February 9, 2017 - rob

Using autossh and x11vnc to access a computer

I used to access my linux desktop through a ssh tunnel through my home ip address. Comcast in my area though has made it harder to get ports open with their newer cable modems. I got tired of calling them, telling them what I wanted, to only get back answers of “huh” or “no”. One time they did allow the port open, was that was short lived. So instead, I started doing a tunnel to vps server. I already host this website on a vps server, so now I could just leverage that into a tunnel from my house. Here is how I got it to work:

Install autossh

sudo apt-get install autossh
Here is the help:
usage: autossh [-V] [-M monitor_port[:echo_port]] [-f] [SSH_OPTIONS]

-M specifies monitor port. Overrides the environment
variable AUTOSSH_PORT. 0 turns monitoring loop off.
Alternatively, a port for an echo service on the remote
machine may be specified. (Normally port 7.)
-f run in background (autossh handles this, and does not
pass it to ssh.)
-V print autossh version and exit.

Environment variables are:
AUTOSSH_GATETIME – how long must an ssh session be established
before we decide it really was established
(in seconds). Default is 30 seconds; use of -f
flag sets this to 0.
AUTOSSH_LOGFILE – file to log to (default is to use the syslog
AUTOSSH_LOGLEVEL – level of log verbosity
AUTOSSH_MAXLIFETIME – set the maximum time to live (seconds)
AUTOSSH_MAXSTART – max times to restart (default is no limit)
AUTOSSH_MESSAGE – message to append to echo string (max 64 bytes)
AUTOSSH_PATH – path to ssh if not default
AUTOSSH_PIDFILE – write pid to this file
AUTOSSH_POLL – how often to check the connection (seconds)
AUTOSSH_FIRST_POLL – time before first connection check (seconds)
AUTOSSH_PORT – port to use for monitor connection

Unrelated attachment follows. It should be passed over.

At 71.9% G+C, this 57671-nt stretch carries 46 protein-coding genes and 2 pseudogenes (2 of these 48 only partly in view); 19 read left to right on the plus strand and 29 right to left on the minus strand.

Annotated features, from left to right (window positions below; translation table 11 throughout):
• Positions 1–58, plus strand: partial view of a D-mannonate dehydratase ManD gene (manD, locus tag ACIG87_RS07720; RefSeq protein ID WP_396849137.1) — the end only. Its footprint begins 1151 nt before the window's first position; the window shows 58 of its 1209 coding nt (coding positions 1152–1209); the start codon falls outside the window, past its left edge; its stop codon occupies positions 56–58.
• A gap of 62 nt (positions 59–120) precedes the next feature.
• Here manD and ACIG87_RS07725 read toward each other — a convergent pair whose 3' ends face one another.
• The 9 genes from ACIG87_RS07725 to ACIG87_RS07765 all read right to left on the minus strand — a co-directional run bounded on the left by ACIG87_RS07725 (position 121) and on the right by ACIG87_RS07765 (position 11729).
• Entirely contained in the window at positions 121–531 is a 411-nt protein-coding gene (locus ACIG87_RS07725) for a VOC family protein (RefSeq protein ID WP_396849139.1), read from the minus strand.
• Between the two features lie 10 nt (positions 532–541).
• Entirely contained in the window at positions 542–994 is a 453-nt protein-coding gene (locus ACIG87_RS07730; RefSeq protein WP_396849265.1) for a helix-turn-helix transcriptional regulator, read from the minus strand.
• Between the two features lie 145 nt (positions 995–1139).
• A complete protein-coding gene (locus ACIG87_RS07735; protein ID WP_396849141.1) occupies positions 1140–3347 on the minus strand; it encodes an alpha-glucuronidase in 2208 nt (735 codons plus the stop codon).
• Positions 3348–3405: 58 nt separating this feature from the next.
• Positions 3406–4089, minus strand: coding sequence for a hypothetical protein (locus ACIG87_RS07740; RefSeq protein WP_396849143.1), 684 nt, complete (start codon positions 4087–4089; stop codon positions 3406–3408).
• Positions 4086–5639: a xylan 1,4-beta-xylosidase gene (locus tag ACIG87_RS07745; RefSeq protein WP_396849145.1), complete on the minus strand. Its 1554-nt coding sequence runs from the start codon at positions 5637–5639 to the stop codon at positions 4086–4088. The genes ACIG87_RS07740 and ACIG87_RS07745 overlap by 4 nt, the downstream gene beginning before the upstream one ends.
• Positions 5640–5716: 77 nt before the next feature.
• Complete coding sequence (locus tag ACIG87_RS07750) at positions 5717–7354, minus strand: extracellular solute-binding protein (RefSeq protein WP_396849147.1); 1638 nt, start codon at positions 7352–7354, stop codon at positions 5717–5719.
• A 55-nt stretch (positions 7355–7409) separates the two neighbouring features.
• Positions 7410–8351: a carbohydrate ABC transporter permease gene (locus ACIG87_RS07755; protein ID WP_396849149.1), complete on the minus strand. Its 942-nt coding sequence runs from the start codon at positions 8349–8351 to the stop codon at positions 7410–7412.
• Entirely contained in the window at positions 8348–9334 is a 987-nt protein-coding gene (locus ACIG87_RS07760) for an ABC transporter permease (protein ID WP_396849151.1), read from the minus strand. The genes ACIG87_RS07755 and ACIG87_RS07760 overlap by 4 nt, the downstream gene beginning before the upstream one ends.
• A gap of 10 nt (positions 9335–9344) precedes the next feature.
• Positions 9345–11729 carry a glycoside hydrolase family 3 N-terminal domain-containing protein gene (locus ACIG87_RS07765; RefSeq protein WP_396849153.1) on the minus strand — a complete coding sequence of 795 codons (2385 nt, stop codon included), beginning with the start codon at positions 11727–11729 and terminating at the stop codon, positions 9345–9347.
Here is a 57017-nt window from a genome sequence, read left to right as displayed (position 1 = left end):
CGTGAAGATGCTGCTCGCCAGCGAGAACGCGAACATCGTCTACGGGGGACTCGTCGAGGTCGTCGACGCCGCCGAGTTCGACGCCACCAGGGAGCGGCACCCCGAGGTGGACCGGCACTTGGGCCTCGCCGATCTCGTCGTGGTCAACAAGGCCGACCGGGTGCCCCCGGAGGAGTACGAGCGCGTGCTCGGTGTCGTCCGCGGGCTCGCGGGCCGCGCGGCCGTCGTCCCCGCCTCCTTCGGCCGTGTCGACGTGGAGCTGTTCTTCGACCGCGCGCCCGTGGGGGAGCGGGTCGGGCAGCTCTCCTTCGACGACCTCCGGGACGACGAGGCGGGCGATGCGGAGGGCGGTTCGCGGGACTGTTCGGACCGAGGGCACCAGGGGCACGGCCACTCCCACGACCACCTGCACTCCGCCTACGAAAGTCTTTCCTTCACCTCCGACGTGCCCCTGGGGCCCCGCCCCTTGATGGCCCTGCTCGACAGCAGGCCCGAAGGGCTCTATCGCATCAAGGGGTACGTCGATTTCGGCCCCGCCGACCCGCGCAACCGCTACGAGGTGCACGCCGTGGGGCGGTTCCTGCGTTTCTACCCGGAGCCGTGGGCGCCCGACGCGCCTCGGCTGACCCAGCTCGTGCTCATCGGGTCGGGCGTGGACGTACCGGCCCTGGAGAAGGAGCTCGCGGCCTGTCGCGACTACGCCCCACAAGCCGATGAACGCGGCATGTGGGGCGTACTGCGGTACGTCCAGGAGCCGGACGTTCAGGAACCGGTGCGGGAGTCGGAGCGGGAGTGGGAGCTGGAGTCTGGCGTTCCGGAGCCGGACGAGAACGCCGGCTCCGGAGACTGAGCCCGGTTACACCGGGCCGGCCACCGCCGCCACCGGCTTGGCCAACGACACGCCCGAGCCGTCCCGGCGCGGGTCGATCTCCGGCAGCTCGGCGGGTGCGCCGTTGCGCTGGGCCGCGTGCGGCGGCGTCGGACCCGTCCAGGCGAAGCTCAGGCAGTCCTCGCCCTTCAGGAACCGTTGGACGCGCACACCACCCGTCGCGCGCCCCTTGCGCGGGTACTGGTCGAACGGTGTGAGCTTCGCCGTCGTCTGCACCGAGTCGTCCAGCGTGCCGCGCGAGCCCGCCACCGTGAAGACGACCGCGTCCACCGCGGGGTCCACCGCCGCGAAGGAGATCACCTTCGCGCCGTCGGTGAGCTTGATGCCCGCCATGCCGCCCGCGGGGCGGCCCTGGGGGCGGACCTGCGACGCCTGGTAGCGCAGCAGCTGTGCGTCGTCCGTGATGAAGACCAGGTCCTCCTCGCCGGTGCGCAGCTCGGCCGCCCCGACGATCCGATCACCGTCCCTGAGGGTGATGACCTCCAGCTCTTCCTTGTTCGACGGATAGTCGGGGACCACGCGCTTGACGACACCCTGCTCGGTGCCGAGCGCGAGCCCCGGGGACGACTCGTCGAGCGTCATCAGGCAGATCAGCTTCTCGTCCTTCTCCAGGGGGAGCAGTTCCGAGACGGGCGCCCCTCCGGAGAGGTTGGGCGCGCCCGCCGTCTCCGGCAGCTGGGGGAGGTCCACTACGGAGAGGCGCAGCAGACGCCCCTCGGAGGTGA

AUTOSSH_DEBUG – turn logging to maximum verbosity and log to

For my use, I am using:

autossh -M 10001 -f -NXYR 10000: remote_host

That is saying port 10000 on the remote_host will forward to my local computer running port 22 (ssh).
The –M is the monitoring port for the connection.

Making autossh connect on startup

Now that we can run autossh, we might want it to run at startup. Just in case the power goes out at home or we install some updates and reboot. To do this, I created a new init script and a config script:

Vi /etc/init/autossh_host.conf
stop on stopping autossh


instance $N
export HOST=$N

ARGS=$(head -$N /etc/autossh.hosts | tail -1)
exec autossh $ARGS
end script

vi /etc/autossh.hosts
-M 10001 -f -NXYR 10000: remote_host

Install X11vnc

To install and configure, read this post:
autostart vnc

Connecting to the remote desktop

When I want to connect to my home desktop, I create a tunnel to my vps server. To make it easier to manage, I use a config file for my .ssh:
vi ~/.ssh/config
Host home
Hostname localhost
User username
Port 10000
ProxyCommand ssh -e none -W %h:%p remote_host
StrictHostKeyChecking no

Then to start the vnc tunnel, I use:
ssh home -L 5900:localhost:5900 “x11vnc -rfbauth ~/.vnc/passwd -display :0 -ncache 10 -noxdamage”

And last but not least, I connect via vnc:
vncviewer -quality 5 -compresslevel 0 localhost:5900

When I am done, I just close out of my vnc session and close the terminal session.